• Search Google Scholar
    • Export Citation
  • 12.

    Foster C, Daines E, Hector L, Snyder AC, Welsh R. Athletic performance in relation to training load. Wis Med J. 1996;95(6):370–374. PubMed

  • 13.

    Austin D, Gabbett T, Jenkins D. The physical demands of Super 14 rugby union. J Sci Med Sport. 2011;14(3):259–263. PubMed doi:10.1016/j.jsams.2011.01.003

  • 14.

    Impellizzeri FM, Rampinini E, Coutts AJ, Sassi A, Marcora SM. Use of RPE-based training load in soccer. Med Sci Sports Exerc. 2004;36(6):1042–1047. PubMed doi:10.1249/01.MSS.0000128199.23901.2F

    • Crossref
    • PubMed
    • Search Google Scholar
    • Export Citation
  • 15.

    Scott TJ, Black CR, Quinn J, Coutts AJ. Validity and reliability of the session-RPE method for quantifying training in Australian football: a comparison of the CR10 and CR100 scales. J Strength Cond Res. 2013;27(1):270–276. PubMed doi:10.1519/JSC.0b013e3182541d2e

    • Crossref
    • PubMed
    • Search Google Scholar
    • Export Citation
  • 16.

    Manzi V, Castagna C, Padua E, et al. Dose-response relationship of autonomic nervous system responses to individualized training impulse in marathon runners. Am J Physiol Heart Circ Physiol. 2009;296(6):1733–1740. PubMed doi:10.1152/ajpheart.00054.2009

    • Crossref
    • Search Google Scholar
    • Export Citation
  • 17.

    Sanders D, Abt G, Hesselink MK, Myers T, Akubat I. Methods of monitoring training load and their relationships to changes in fitness and performance in competitive road cyclists. Int J Sports Physiol Perform. 2017;12(5):668–675. PubMed doi:10.1123/ijspp.2016-0454

    • Crossref
    • PubMed
    • Search Google Scholar
    • Export Citation
  • 18.

    Manzi V, Bovenzi A, Franco Impellizzeri M, Carminati I, Castagna C. Individual training-load and aerobic-fitness variables in premiership soccer players during the precompetitive season. J Strength Cond Res. 2013;27(3):631–636. PubMed doi:10.1519/JSC.0b013e31825dbd81

    • Crossref
    • PubMed
    • Search Google Scholar
    • Export Citation
  • 19.

    McLaren SJ, Weston M, Smith A, Cramb R, Portas MD. Variability of physical performance and player match loads in professional rugby union. J Sci Med Sport. 2016;19(6):493–497. PubMed doi:10.1016/j.jsams.2015.05.010

    • Crossref
    • PubMed
    • Search Google Scholar
    • Export Citation
  • 20.

    Boyd LJ, Ball K, Aughey RJ. The reliability of MinimaxX accelerometers for measuring physical activity in Australian football. Int J Sports Physiol Perform. 2011;6(3):311–321. PubMed doi:10.1123/ijspp.6.3.311

    • Crossref
    • PubMed
    • Search Google Scholar
    • Export Citation
  • 21.

    Pyne DB, Boston T, Martin DT, Logan A. Evaluation of the Lactate Pro blood lactate analyser. Eur J Appl Physiol. 2000;82(1–2):112–116. doi:10.1007/s004210050659

    • Crossref
    • PubMed
    • Search Google Scholar
    • Export Citation
  • 22.

    Banister EW. Modeling elite athletic performance. In: Macdouggal JD, Wenger HA, Green HJ, eds. Physiological Testing of Elite Athletes. Champaign, IL: Human Kinetics; 1991:403–422.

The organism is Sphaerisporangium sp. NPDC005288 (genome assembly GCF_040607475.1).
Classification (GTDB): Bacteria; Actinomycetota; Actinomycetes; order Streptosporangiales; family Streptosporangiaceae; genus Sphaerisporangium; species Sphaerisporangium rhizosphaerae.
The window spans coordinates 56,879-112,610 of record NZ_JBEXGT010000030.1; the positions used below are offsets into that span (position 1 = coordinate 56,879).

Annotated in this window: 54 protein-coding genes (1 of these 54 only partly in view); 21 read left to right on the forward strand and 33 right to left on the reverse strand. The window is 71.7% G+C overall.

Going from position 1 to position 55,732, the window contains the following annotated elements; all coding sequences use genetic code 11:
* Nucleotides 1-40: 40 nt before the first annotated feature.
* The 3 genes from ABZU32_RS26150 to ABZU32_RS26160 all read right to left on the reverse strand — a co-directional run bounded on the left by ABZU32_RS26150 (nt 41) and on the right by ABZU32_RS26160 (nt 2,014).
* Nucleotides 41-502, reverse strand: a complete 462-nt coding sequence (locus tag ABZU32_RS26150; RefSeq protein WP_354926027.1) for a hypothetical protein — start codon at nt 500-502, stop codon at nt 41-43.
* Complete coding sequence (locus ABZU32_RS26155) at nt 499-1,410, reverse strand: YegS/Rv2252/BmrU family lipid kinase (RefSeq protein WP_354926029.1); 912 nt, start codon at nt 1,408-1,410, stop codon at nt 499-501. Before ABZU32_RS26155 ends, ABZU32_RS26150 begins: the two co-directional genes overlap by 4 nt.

• Search Google Scholar
    • Export Citation
  • 23.

    Edwards S. The Heart Rate Monitor Book. New York, NY: Polar Electro Oy; 1993.

  • 24.

    Lucia A, Hoyos J, Santalla A, Earnest C, Chicharro JL. Tour de France versus Vuelta a Espana: which is harder? Med Sci Sports Exerc. 2003;35(5):872–878. PubMed doi:10.1249/01.MSS.0000064999.82036.B4

    • Crossref
    • Search Google Scholar
    • Export Citation
  • 25.

    Varley MC, Fairweather IH, Aughey RJ. Validity and reliability of GPS for measuring instantaneous velocity during acceleration, deceleration, and constant motion. J Sports Sci. 2012;30(2):121–127.

    • Crossref
    • PubMed
    • Search Google Scholar
    • Export Citation
  • 26.

    McLellan CP, Lovell DI, Gass GC. Performance analysis of elite rugby league match play using global positioning systems. J Strength Cond Res. 2011;25(6):1703–1710. PubMed doi:10.1519/JSC.0b013e3181ddf678

    • Crossref
    • PubMed
    • Search Google Scholar
    • Export Citation
  • 27.

    Hopkins WG, Marshall SW, Batterham AM, Hanin J. Progressive statistics for studies in sports medicine and exercise science. Med Sci Sports Exerc. 2009;41(1):3–13. PubMed doi:10.1249/MSS.0b013e31818cb278

    • Crossref
    • PubMed
    • Search Google Scholar
    • Export Citation
  • 28.

    Malone S, Collins K. Relationship between individualized training impulse and aerobic fitness measures in hurling players across a training period. J Strength Cond Res. 2016;30(11):3140–3145. PubMed doi:10.1519/JSC.0000000000001386

    • Crossref
    • PubMed
    • Search Google Scholar
    • Export Citation
  • 29.

    Duthie G, Pyne D, Hooper S. Applied physiology and game analysis of rugby union. Sports Med. 2003;33(13):973–991. PubMed doi:10.2165/00007256-200333130-00003

    • Crossref
    • PubMed
    • Search Google Scholar
    • Export Citation
  • 30.

    Malone S, Roe M, Doran DA, Gabbett TJ, Collins K. High chronic training loads and exposure to bouts of maximal velocity running reduce injury risk in elite Gaelic football. J Sci Med Sport. 2017;20(3):250–254. PubMed doi:10.1016/j.jsams.2016.08.005

    • Crossref
    • PubMed
    • Search Google Scholar
    • Export Citation
All Time Past Year Past 30 Days
Abstract Views 105 105 25
Full Text Views 13 13 0
PDF Downloads 8 8 0